The desktop is a convenient place to store files and program shortcuts, but it can quickly become cluttered. Here's how to clean up your desk so you can quickly find what you're looking for and make sure your desk is well organized.
Hide all desktop icons
If you don't use your desktop much, but programs keep creating shortcuts, here's a quick fix: Hide everything for a perfectly clean desktop.
ForEnable or disable desktop icons, right-click the desktop, and select View > Show Desktop Icons. Your desktop appears blank.
To show the desktop icons again, click the Show Desktop Icons option again. Or you can open a File Explorer or Windows Explorer window and click the Desktop folder to view the contents of your desktop in a standard File Explorer window.
That, of course, is the nuclear option. If you like to store files and program shortcuts on your desktop, you don't want to hide them all.
Quickly tidy up your desktop icons
For quick sorting, you can right-click on the desktop and choose an option from the Sort By menu. For example, select "Name" to sort the files alphabetically or "Date Modified" to sort them chronologically. This makes it easier to find what you're looking for when your desktop is too cluttered.
You can also use the View menu options to choose the size of the desktop icons and whether they are aligned with the grid. If you turn off "Automatically arrange icons", you can drag and drop icons where you want. If this option is activated, the symbols are always grouped one after the other.
These options can be helpful, but they are not a substitute for true clutter control.
Organize your files and shortcuts into folders
Consider using folders to organize your desktop. To create a folder, right-click on the desktop, select New > Folder, and give the folder a name. Drag and drop items from your desktop into the folder. You can double-click a folder on your desktop to open it, so it takes a few more clicks to open your files, but they're still easy to find.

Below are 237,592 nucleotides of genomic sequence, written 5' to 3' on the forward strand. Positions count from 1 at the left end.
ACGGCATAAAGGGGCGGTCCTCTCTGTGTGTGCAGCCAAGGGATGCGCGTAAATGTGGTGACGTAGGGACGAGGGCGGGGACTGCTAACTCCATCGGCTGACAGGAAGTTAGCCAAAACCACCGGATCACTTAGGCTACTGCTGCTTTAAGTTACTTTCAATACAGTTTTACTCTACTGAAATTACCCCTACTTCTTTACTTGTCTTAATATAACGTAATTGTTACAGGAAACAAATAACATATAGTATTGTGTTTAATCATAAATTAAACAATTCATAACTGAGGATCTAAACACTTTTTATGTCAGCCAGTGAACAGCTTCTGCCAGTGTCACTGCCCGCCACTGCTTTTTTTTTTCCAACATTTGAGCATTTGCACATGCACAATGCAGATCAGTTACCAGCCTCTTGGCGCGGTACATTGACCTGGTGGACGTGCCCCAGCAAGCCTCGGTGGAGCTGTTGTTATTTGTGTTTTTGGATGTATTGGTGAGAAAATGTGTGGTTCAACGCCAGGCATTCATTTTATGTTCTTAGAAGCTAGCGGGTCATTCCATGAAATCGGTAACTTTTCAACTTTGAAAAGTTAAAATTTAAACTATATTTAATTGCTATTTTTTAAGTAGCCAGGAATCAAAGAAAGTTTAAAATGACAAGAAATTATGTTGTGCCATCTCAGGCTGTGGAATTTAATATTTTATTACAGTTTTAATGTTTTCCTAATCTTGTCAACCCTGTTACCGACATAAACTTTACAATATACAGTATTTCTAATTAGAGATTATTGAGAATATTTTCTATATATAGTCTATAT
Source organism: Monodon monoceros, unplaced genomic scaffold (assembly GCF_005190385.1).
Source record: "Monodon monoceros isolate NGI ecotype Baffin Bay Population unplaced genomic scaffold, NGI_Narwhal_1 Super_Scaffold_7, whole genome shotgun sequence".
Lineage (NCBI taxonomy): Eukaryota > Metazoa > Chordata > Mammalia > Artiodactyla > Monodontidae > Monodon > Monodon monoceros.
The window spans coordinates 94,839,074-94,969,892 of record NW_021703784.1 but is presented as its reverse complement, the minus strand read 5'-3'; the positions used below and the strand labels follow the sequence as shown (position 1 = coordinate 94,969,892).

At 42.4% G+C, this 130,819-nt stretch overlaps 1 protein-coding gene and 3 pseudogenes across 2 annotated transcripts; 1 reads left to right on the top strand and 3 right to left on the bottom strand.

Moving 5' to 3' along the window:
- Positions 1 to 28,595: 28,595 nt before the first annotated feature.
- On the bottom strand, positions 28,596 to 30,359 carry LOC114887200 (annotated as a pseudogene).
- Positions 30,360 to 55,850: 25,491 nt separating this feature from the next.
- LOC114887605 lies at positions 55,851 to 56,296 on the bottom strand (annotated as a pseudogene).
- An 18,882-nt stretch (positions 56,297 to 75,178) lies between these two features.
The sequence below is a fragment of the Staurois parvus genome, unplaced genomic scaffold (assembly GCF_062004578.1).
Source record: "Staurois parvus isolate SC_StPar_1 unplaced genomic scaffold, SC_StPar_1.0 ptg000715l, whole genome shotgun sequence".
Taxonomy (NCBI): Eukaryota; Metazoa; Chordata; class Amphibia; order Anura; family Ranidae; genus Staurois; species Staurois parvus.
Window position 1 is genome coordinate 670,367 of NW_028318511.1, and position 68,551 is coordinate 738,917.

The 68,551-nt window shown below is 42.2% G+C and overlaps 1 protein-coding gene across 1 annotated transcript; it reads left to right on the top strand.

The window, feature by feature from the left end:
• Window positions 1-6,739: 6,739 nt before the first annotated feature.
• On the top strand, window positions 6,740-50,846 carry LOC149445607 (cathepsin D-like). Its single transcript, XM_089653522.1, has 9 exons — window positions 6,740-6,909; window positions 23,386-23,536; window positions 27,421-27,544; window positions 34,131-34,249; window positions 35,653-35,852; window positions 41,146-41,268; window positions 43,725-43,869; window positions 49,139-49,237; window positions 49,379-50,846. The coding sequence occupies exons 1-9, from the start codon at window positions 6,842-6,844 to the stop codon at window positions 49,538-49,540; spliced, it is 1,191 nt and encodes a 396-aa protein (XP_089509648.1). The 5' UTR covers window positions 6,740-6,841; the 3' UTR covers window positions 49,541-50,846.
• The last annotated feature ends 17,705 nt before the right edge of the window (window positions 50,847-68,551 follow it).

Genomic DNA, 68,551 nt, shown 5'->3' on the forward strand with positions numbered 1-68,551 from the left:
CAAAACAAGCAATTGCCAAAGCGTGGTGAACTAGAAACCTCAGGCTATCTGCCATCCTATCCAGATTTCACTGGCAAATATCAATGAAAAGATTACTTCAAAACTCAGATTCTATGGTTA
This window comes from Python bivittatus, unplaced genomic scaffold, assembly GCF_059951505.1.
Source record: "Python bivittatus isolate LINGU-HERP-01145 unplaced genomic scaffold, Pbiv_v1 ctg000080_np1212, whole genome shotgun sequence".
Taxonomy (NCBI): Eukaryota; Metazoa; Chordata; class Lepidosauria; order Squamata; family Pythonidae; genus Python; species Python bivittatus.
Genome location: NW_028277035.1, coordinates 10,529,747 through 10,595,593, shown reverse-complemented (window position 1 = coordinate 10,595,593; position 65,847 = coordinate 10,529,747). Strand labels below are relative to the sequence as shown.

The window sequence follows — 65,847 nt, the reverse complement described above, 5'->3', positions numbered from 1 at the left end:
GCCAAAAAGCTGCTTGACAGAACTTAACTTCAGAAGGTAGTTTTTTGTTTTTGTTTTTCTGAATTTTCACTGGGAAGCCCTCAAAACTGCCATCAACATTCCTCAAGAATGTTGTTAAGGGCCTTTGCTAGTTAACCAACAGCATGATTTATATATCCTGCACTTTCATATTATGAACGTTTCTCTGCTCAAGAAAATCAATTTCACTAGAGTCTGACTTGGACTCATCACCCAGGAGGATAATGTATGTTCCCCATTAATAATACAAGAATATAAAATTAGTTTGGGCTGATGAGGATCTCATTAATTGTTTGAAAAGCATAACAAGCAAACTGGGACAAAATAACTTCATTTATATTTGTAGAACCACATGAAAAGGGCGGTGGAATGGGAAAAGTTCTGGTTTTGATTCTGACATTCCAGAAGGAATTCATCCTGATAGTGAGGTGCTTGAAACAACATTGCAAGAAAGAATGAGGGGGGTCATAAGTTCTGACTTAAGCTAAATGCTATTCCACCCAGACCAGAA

For example, you can have separate folders for your photos and documents, or keep files related to a single project in their own folder. And yes, you can also drag and drop program shortcuts into folders.
If you want to quickly clean up your desktop, you can select everything on your desktop and drag and drop it into a folder. You can move items back to the desktop as needed.
Use the desktop as a temporary desktop
The desktop works well as a workspace and provides a convenient place to store the files you're working on. For example, you can save spreadsheets you're working on, scanned documents, photos you just took, or things you just downloaded to your desktop.
To keep your desktop usable for this task and not too cluttered, try to keep files on your desktop for only as long as necessary. When you're done with a project or task, move your files to another folder, like your main Documents or Photos folder, or even put them in a folder on your desktop.
In other words, treat your desk like a physical table or counter: place things on it while you use it, and tidy it up afterwards instead of piling it up.
Place shortcuts in the start menu and taskbar
Programs often add shortcuts to your desktop when you install them, making your desktop cluttered over time.
Try placing the program shortcuts somewhere else, e.g. B. on the taskbar or start menu. To pin a shortcut to a programyour taskbar, right click and select "Pin to taskbar". It always appears as an icon on the taskbar, and you can drag the icon left or right to position it.